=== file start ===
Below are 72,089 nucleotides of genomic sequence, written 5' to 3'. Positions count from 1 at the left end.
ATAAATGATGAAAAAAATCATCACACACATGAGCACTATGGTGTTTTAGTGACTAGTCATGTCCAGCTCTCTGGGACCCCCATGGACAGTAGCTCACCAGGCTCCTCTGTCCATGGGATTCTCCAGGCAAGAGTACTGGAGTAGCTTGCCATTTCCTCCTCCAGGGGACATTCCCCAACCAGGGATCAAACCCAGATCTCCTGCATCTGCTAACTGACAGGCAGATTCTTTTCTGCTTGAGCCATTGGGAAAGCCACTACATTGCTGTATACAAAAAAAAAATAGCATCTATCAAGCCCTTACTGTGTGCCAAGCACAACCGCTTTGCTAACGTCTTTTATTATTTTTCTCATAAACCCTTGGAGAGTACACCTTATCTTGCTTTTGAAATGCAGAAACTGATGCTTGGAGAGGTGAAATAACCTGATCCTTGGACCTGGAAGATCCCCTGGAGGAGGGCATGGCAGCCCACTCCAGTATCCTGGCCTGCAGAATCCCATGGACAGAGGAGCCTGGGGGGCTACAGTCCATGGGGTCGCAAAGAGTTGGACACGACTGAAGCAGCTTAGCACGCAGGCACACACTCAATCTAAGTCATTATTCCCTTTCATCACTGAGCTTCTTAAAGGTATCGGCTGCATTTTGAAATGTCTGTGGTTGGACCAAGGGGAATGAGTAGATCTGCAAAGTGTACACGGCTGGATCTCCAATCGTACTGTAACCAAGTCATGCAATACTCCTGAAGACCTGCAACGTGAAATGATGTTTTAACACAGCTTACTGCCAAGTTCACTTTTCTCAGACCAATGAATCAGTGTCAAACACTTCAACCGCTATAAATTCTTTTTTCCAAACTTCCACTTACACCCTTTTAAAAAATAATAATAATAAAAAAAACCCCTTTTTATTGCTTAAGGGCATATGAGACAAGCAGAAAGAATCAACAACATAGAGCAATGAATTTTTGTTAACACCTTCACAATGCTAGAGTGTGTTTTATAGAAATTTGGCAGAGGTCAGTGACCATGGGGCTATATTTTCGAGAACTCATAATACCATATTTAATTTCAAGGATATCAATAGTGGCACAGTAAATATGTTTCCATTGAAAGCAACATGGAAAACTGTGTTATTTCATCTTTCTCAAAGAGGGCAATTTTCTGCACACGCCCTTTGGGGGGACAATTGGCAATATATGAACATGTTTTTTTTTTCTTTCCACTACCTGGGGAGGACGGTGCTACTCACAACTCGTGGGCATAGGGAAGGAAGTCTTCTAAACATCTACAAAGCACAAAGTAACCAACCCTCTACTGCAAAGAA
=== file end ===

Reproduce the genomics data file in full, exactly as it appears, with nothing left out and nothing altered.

Below are 72,089 nucleotides of genomic sequence, written 5' to 3'. Positions count from 1 at the left end.
ATAAATGATGAAAAAAATCATCACACACATGAGCACTATGGTGTTTTAGTGACTAGTCATGTCCAGCTCTCTGGGACCCCCATGGACAGTAGCTCACCAGGCTCCTCTGTCCATGGGATTCTCCAGGCAAGAGTACTGGAGTAGCTTGCCATTTCCTCCTCCAGGGGACATTCCCCAACCAGGGATCAAACCCAGATCTCCTGCATCTGCTAACTGACAGGCAGATTCTTTTCTGCTTGAGCCATTGGGAAAGCCACTACATTGCTGTATACAAAAAAAAAATAGCATCTATCAAGCCCTTACTGTGTGCCAAGCACAACCGCTTTGCTAACGTCTTTTATTATTTTTCTCATAAACCCTTGGAGAGTACACCTTATCTTGCTTTTGAAATGCAGAAACTGATGCTTGGAGAGGTGAAATAACCTGATCCTTGGACCTGGAAGATCCCCTGGAGGAGGGCATGGCAGCCCACTCCAGTATCCTGGCCTGCAGAATCCCATGGACAGAGGAGCCTGGGGGGCTACAGTCCATGGGGTCGCAAAGAGTTGGACACGACTGAAGCAGCTTAGCACGCAGGCACACACTCAATCTAAGTCATTATTCCCTTTCATCACTGAGCTTCTTAAAGGTATCGGCTGCATTTTGAAATGTCTGTGGTTGGACCAAGGGGAATGAGTAGATCTGCAAAGTGTACACGGCTGGATCTCCAATCGTACTGTAACCAAGTCATGCAATACTCCTGAAGACCTGCAACGTGAAATGATGTTTTAACACAGCTTACTGCCAAGTTCACTTTTCTCAGACCAATGAATCAGTGTCAAACACTTCAACCGCTATAAATTCTTTTTTCCAAACTTCCACTTACACCCTTTTAAAAAATAATAATAATAAAAAAAACCCCTTTTTATTGCTTAAGGGCATATGAGACAAGCAGAAAGAATCAACAACATAGAGCAATGAATTTTTGTTAACACCTTCACAATGCTAGAGTGTGTTTTATAGAAATTTGGCAGAGGTCAGTGACCATGGGGCTATATTTTCGAGAACTCATAATACCATATTTAATTTCAAGGATATCAATAGTGGCACAGTAAATATGTTTCCATTGAAAGCAACATGGAAAACTGTGTTATTTCATCTTTCTCAAAGAGGGCAATTTTCTGCACACGCCCTTTGGGGGGACAATTGGCAATATATGAACATGTTTTTTTTTTCTTTCCACTACCTGGGGAGGACGGTGCTACTCACAACTCGTGGGCATAGGGAAGGAAGTCTTCTAAACATCTACAAAGCACAAAGTAACCAACCCTCTACTGCAAAGAA